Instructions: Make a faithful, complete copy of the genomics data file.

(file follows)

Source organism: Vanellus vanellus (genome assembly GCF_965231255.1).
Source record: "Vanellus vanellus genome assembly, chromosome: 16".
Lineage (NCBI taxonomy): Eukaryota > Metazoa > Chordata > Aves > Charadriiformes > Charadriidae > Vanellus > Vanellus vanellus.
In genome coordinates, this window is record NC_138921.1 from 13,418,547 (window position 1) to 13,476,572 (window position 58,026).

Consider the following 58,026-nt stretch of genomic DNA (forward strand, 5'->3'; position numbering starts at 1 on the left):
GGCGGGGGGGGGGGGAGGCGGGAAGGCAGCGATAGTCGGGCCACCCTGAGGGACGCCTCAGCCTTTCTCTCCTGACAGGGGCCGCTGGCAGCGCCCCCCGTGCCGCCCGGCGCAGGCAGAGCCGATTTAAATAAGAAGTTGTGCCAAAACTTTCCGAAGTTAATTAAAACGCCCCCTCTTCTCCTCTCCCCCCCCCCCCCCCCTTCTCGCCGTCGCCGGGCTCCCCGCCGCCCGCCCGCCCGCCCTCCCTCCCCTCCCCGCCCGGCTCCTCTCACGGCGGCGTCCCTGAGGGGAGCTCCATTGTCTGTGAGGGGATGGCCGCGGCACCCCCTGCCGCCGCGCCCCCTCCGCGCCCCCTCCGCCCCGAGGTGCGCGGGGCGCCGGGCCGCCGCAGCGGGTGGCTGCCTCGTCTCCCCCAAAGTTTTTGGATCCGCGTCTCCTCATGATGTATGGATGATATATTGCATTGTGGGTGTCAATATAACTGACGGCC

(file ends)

Source organism: Vanellus vanellus (genome assembly GCF_965231255.1).
Source record: "Vanellus vanellus genome assembly, chromosome: 16".
Lineage (NCBI taxonomy): Eukaryota > Metazoa > Chordata > Aves > Charadriiformes > Charadriidae > Vanellus > Vanellus vanellus.
In genome coordinates, this window is record NC_138921.1 from 13,418,547 (window position 1) to 13,476,572 (window position 58,026).

Consider the following 58,026-nt stretch of genomic DNA (forward strand, 5'->3'; position numbering starts at 1 on the left):
GGCGGGGGGGGGGGGAGGCGGGAAGGCAGCGATAGTCGGGCCACCCTGAGGGACGCCTCAGCCTTTCTCTCCTGACAGGGGCCGCTGGCAGCGCCCCCCGTGCCGCCCGGCGCAGGCAGAGCCGATTTAAATAAGAAGTTGTGCCAAAACTTTCCGAAGTTAATTAAAACGCCCCCTCTTCTCCTCTCCCCCCCCCCCCCCCCTTCTCGCCGTCGCCGGGCTCCCCGCCGCCCGCCCGCCCGCCCTCCCTCCCCTCCCCGCCCGGCTCCTCTCACGGCGGCGTCCCTGAGGGGAGCTCCATTGTCTGTGAGGGGATGGCCGCGGCACCCCCTGCCGCCGCGCCCCCTCCGCGCCCCCTCCGCCCCGAGGTGCGCGGGGCGCCGGGCCGCCGCAGCGGGTGGCTGCCTCGTCTCCCCCAAAGTTTTTGGATCCGCGTCTCCTCATGATGTATGGATGATATATTGCATTGTGGGTGTCAATATAACTGACGGCC